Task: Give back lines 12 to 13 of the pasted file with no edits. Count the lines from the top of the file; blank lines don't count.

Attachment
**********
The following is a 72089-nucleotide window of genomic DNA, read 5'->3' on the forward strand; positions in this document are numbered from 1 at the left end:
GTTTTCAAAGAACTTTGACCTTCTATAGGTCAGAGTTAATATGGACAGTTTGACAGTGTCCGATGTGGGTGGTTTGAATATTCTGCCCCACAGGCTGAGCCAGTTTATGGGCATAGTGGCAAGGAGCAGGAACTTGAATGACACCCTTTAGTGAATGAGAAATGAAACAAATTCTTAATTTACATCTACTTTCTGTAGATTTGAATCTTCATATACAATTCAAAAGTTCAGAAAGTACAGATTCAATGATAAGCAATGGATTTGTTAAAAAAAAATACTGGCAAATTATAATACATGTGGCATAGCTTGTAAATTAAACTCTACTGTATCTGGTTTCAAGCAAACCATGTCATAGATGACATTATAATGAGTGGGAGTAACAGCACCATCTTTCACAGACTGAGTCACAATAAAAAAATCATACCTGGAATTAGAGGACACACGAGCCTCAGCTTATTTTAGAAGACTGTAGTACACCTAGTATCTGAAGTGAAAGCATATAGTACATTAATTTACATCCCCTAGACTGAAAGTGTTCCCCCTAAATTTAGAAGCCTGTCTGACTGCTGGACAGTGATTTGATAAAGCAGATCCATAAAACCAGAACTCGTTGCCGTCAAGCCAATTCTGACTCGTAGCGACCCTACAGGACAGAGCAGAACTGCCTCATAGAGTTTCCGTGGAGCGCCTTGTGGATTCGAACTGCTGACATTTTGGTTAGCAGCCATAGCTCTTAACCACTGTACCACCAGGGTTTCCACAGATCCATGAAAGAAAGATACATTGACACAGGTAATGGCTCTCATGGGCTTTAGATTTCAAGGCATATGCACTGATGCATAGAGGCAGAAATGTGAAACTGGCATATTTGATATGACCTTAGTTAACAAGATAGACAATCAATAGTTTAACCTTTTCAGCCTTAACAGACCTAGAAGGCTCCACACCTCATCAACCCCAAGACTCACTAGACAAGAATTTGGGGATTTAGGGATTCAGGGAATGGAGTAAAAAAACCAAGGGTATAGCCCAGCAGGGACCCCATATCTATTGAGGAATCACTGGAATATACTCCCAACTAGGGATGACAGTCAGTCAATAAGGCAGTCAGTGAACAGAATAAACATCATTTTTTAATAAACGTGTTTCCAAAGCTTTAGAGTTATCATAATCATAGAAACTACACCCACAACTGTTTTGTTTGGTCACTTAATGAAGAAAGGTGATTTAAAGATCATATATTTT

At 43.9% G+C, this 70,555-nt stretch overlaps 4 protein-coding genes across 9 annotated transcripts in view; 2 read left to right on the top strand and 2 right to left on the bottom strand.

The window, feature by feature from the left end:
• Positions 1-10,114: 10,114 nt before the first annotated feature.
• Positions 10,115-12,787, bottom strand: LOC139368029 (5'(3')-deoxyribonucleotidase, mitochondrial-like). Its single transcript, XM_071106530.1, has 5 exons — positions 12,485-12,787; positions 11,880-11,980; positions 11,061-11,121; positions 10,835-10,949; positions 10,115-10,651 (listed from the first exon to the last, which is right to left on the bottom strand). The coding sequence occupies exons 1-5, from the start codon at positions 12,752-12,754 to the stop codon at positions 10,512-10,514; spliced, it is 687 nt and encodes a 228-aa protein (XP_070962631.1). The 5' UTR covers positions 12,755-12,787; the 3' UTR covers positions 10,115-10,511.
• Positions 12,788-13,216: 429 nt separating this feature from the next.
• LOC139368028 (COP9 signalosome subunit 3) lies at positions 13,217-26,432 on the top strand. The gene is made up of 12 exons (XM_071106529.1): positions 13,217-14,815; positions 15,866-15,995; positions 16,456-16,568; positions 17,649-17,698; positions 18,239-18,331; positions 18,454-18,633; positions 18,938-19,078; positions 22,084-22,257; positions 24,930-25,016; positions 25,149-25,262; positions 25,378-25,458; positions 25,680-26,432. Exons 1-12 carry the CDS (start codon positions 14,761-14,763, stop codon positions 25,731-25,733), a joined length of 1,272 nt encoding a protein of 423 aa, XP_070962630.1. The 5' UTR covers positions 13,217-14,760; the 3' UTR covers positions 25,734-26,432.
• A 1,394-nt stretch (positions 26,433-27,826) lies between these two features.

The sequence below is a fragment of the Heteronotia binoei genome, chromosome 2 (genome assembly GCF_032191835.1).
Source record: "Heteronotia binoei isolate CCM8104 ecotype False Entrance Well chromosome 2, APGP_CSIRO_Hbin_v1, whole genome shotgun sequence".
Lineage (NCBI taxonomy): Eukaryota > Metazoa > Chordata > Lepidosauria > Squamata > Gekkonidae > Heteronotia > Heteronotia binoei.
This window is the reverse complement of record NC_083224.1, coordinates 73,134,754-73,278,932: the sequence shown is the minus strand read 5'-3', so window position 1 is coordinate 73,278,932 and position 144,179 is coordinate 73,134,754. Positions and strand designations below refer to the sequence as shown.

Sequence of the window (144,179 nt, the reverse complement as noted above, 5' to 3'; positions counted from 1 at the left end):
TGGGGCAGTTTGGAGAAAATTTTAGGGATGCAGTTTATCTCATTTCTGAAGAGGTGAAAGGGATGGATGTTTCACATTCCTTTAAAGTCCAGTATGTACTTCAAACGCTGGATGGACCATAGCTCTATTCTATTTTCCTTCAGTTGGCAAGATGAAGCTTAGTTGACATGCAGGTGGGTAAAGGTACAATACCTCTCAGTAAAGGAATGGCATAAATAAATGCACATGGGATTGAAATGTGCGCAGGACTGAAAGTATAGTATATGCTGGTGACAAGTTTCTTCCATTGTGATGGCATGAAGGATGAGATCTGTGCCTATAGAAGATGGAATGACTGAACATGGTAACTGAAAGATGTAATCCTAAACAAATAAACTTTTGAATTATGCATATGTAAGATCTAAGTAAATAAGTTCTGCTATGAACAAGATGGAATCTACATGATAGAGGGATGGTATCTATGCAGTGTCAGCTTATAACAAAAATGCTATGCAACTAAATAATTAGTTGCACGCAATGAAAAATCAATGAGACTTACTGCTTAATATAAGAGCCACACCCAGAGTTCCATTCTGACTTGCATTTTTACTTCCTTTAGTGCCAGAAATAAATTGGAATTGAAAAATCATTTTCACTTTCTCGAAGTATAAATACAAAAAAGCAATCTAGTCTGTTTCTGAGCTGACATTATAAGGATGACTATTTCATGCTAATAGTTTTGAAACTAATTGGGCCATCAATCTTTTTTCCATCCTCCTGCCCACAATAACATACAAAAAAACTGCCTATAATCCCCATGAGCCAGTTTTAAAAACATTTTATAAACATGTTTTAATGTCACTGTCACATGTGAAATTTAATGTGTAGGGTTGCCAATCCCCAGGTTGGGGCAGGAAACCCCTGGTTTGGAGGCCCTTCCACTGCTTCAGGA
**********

Lineage (NCBI taxonomy): Eukaryota > Metazoa > Chordata > Lepidosauria > Squamata > Gekkonidae > Heteronotia > Heteronotia binoei.
This window is the reverse complement of record NC_083224.1, coordinates 73,134,754-73,278,932: the sequence shown is the minus strand read 5'-3', so window position 1 is coordinate 73,278,932 and position 144,179 is coordinate 73,134,754. Positions and strand designations below refer to the sequence as shown.